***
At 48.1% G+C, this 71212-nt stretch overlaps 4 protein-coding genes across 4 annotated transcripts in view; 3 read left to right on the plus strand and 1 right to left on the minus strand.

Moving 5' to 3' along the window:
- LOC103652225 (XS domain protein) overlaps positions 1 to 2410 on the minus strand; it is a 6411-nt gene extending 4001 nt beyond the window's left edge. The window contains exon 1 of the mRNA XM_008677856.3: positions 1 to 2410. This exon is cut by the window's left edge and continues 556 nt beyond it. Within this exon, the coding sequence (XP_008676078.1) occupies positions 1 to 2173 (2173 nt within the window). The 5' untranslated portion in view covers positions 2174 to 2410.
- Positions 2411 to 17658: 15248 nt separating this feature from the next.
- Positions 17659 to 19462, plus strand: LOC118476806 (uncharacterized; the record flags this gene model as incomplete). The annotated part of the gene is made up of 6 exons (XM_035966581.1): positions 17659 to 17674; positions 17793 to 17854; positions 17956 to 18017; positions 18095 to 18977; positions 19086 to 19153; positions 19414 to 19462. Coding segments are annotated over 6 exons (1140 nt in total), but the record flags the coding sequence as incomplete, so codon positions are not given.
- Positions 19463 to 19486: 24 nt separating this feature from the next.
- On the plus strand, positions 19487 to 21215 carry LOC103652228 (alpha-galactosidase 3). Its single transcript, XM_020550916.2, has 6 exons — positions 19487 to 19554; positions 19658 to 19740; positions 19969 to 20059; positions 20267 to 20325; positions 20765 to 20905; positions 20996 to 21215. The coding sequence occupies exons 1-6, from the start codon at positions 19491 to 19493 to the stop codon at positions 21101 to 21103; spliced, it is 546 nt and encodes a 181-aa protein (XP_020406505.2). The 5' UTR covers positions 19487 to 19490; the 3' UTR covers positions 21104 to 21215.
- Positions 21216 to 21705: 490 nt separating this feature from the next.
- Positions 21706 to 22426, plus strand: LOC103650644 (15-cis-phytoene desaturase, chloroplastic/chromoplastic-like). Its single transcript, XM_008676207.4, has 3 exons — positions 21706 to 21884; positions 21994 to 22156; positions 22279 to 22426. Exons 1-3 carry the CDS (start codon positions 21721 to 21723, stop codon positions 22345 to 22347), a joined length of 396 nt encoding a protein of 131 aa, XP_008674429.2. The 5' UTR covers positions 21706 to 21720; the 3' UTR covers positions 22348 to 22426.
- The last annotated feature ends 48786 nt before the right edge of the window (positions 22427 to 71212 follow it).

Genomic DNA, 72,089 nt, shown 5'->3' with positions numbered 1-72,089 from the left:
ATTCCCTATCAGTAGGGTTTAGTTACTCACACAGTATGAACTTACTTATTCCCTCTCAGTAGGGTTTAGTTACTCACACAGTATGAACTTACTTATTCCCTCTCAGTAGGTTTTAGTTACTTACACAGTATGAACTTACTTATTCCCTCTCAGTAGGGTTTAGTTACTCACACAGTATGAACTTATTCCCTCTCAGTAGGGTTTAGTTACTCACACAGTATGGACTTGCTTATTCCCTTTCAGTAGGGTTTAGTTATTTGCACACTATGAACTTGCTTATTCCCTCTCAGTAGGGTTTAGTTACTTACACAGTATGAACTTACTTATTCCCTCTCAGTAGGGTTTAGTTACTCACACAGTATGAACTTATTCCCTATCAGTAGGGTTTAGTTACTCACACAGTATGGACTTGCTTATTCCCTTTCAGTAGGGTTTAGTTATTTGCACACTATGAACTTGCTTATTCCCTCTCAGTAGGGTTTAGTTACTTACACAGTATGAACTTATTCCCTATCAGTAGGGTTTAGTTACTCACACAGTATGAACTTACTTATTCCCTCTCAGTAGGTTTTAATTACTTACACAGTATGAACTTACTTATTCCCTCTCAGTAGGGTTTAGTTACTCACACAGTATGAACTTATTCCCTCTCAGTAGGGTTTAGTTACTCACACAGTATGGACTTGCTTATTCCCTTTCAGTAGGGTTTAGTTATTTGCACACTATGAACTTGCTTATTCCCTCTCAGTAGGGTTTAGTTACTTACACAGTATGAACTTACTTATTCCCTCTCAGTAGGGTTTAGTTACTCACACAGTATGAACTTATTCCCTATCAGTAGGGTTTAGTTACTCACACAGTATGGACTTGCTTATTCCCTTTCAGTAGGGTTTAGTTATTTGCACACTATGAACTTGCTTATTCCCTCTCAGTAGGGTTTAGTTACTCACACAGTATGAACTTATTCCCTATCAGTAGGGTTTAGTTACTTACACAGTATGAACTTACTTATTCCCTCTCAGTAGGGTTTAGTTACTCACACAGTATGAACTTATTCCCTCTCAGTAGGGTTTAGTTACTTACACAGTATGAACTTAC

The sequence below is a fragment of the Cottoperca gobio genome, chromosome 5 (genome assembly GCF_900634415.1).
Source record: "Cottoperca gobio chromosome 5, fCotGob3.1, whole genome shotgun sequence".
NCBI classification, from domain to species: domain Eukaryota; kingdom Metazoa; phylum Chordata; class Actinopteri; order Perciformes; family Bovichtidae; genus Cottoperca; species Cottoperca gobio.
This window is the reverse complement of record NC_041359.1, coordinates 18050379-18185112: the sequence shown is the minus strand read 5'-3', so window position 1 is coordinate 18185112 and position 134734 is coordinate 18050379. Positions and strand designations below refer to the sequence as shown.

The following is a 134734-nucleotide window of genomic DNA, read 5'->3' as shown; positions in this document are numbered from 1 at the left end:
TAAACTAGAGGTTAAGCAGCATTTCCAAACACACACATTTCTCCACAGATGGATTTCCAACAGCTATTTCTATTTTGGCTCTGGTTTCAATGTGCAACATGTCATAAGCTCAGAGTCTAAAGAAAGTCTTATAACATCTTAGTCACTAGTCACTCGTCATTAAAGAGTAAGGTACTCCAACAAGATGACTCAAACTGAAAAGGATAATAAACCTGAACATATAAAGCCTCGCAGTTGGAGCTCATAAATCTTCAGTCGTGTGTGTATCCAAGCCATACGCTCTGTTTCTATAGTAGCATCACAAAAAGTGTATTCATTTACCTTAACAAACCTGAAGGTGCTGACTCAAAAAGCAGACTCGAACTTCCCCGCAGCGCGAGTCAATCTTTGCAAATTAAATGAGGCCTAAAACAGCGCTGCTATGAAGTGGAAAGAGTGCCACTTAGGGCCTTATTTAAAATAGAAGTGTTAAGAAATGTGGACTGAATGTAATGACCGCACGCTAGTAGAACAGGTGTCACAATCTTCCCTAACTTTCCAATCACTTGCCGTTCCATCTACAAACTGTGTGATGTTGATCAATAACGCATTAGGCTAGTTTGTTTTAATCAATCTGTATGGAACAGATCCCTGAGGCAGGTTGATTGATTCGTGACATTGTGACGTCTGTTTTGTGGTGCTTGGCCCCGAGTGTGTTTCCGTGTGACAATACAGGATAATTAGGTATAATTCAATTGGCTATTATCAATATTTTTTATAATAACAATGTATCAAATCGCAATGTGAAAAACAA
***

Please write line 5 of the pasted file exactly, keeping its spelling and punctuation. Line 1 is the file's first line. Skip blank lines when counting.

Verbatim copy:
- Positions 17659 to 19462, plus strand: LOC118476806 (uncharacterized; the record flags this gene model as incomplete). The annotated part of the gene is made up of 6 exons (XM_035966581.1): positions 17659 to 17674; positions 17793 to 17854; positions 17956 to 18017; positions 18095 to 18977; positions 19086 to 19153; positions 19414 to 19462. Coding segments are annotated over 6 exons (1140 nt in total), but the record flags the coding sequence as incomplete, so codon positions are not given.